I went through a lot of revisions to this design, I think the header is on its 10th fully-polished and implemented version. The goal with this design was to present a more cohesive look and have a more traditional layout enabling me to have a real sidebar. It still has a desaturated blue as its base color but I'm using semi-transparent colors and borders for various sections to liven it up a bit. The font in the header is Bello Pro and the main logo was made in Photoshop, however the faint text that fades in around the logo is native HTML text set using Bello Pro using Typekit.
One trend I really like right now is having various sections of your site have a totally custom design so I thought it'd be neat to see what I could put together. If you check out the new About or Contact pages you'll see they have some custom design elements that don't exist anywhere else on the site. I don't have the time or desire to do custom designs for each blog entry like some other folks, but I am working on new Portfolio and Services pages that follow with this motif. Those will be coming soon.
This site now uses HTML5, but what does that mean? Well, it means a lot of things, mainly that I'm now using brand new HTML5 semantic tags like header, section, article and footer to give better structure to the outline of this site. After reading dozens of articles on semantic structuring of tags, I'm fairly happy with how things are nested and the semantic goodness that lies within. The new tags in HTML5 are still very new so there's bound to be some shifting so if you have any thoughts on how I can improve the structuring of my HTML, please give me a shout.
I also have a brand new Twitter sidebar. This is different from the last one because it has a little profile box on the top and, more importantly, only shows my full tweets, not any replies. I reply to people all day long so showing those is dumb, I wanted a system to show the meat of my Twitter stream. Unfortunately, this is actually a bit tricky so I ended up creating a list with my Twitter username on it and then using a widget to display this list. The default widget comes prepackaged with a bunch of CSS so I had to jump through some hoops to restyle it. I've also added Twitter @anywhere hovercards to the site which adds profile information to usernames you mention. With a bit of hacking I got these to show up in the sidebar widget as well.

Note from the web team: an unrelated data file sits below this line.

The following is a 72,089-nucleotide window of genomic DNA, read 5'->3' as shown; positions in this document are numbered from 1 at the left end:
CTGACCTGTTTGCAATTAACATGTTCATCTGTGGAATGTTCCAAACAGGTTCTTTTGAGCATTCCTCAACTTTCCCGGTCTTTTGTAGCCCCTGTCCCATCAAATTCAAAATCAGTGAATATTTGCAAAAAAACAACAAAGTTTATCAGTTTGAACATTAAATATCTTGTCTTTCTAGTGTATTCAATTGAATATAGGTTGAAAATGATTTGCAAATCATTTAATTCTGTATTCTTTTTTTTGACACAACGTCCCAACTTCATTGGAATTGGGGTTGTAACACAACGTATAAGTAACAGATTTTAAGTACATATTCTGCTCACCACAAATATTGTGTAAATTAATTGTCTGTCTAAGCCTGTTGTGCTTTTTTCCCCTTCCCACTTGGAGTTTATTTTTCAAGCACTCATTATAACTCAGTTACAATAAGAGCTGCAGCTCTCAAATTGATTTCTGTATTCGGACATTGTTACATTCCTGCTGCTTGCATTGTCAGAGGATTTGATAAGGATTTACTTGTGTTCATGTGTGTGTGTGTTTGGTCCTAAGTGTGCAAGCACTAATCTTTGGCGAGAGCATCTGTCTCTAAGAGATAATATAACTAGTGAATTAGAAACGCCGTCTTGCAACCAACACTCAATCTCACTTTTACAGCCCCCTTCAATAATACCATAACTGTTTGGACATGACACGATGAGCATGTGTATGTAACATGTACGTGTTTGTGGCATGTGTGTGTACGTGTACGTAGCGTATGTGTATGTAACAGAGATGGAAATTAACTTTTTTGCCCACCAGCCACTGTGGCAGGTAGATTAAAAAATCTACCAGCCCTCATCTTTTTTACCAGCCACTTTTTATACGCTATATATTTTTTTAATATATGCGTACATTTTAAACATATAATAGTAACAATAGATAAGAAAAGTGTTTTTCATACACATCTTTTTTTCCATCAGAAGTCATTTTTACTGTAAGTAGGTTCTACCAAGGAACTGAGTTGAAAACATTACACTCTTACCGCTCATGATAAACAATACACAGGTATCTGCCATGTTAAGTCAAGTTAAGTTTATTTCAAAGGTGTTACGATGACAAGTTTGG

I tested the site in the latest versions of Safari and Firefox and it looks good, which is all I care about.
I'm now part of Fusion Ads! You'll see their beautiful ads atop the right column on many pages of the site. I've found some very cool sites and iPhone apps through Fusion Ads on other people's sites so I wanted to give them a try. I'm psyched that they've included me in their network, thanks guys!
I wanted to get this new design out as soon as I could and that meant cutting features for the 1.0 release. Right now, comments are disabled across the site (and pre-existing comments are not displayed). I'm reworking the commenting system and plan to integrate some Twitter API features so that you can "reply" to posts and some other neat things, so that will be coming back soon. Other missing things: my portfolio, a new services page, a nicer way to browse archives and redesigned Beak & Digital Post sub-sites. Those are all coming soon as well.
I've been posting little screenshots and snippets of the site to Twitter and Dribbble for a few weeks and have gotten some great feedback. Thanks for taking the time out to give it a look and tell me what you think! If you've got any more feedback please don't hesitate to hit me up on Twitter (@flyosity) or via my contact page.